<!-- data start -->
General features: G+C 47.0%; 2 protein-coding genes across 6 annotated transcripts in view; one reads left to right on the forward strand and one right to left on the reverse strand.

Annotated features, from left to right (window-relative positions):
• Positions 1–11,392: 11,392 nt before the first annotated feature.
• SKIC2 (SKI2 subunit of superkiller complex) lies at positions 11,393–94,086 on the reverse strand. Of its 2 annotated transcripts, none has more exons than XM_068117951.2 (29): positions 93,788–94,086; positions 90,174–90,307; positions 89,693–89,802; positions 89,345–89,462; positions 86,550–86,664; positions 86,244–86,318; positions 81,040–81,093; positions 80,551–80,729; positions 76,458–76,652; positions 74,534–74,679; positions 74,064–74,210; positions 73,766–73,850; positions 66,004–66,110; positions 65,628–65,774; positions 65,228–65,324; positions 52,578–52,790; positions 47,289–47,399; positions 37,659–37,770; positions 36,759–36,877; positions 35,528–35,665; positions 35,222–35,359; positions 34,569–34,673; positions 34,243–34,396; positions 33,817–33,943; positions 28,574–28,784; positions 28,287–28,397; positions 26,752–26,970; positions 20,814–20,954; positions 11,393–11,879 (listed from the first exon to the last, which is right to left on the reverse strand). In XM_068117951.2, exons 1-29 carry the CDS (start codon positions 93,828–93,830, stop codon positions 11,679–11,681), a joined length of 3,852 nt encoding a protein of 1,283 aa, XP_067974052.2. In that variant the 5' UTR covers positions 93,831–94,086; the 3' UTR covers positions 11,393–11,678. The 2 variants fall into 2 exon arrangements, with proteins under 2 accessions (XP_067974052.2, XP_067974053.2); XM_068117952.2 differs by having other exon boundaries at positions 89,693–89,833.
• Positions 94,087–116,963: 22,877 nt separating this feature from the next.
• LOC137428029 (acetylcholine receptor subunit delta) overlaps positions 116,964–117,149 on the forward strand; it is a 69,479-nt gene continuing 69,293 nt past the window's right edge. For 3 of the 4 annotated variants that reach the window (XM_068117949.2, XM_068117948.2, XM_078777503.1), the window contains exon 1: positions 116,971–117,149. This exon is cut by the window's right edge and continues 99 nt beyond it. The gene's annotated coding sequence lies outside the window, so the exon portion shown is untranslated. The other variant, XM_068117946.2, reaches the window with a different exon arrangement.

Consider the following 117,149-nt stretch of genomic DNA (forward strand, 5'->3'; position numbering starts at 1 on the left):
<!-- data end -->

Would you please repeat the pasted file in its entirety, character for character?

General features: G+C 47.0%; 2 protein-coding genes across 6 annotated transcripts in view; one reads left to right on the forward strand and one right to left on the reverse strand.

Annotated features, from left to right (window-relative positions):
• Positions 1–11,392: 11,392 nt before the first annotated feature.
• SKIC2 (SKI2 subunit of superkiller complex) lies at positions 11,393–94,086 on the reverse strand. Of its 2 annotated transcripts, none has more exons than XM_068117951.2 (29): positions 93,788–94,086; positions 90,174–90,307; positions 89,693–89,802; positions 89,345–89,462; positions 86,550–86,664; positions 86,244–86,318; positions 81,040–81,093; positions 80,551–80,729; positions 76,458–76,652; positions 74,534–74,679; positions 74,064–74,210; positions 73,766–73,850; positions 66,004–66,110; positions 65,628–65,774; positions 65,228–65,324; positions 52,578–52,790; positions 47,289–47,399; positions 37,659–37,770; positions 36,759–36,877; positions 35,528–35,665; positions 35,222–35,359; positions 34,569–34,673; positions 34,243–34,396; positions 33,817–33,943; positions 28,574–28,784; positions 28,287–28,397; positions 26,752–26,970; positions 20,814–20,954; positions 11,393–11,879 (listed from the first exon to the last, which is right to left on the reverse strand). In XM_068117951.2, exons 1-29 carry the CDS (start codon positions 93,828–93,830, stop codon positions 11,679–11,681), a joined length of 3,852 nt encoding a protein of 1,283 aa, XP_067974052.2. In that variant the 5' UTR covers positions 93,831–94,086; the 3' UTR covers positions 11,393–11,678. The 2 variants fall into 2 exon arrangements, with proteins under 2 accessions (XP_067974052.2, XP_067974053.2); XM_068117952.2 differs by having other exon boundaries at positions 89,693–89,833.
• Positions 94,087–116,963: 22,877 nt separating this feature from the next.
• LOC137428029 (acetylcholine receptor subunit delta) overlaps positions 116,964–117,149 on the forward strand; it is a 69,479-nt gene continuing 69,293 nt past the window's right edge. For 3 of the 4 annotated variants that reach the window (XM_068117949.2, XM_068117948.2, XM_078777503.1), the window contains exon 1: positions 116,971–117,149. This exon is cut by the window's right edge and continues 99 nt beyond it. The gene's annotated coding sequence lies outside the window, so the exon portion shown is untranslated. The other variant, XM_068117946.2, reaches the window with a different exon arrangement.

Consider the following 117,149-nt stretch of genomic DNA (forward strand, 5'->3'; position numbering starts at 1 on the left):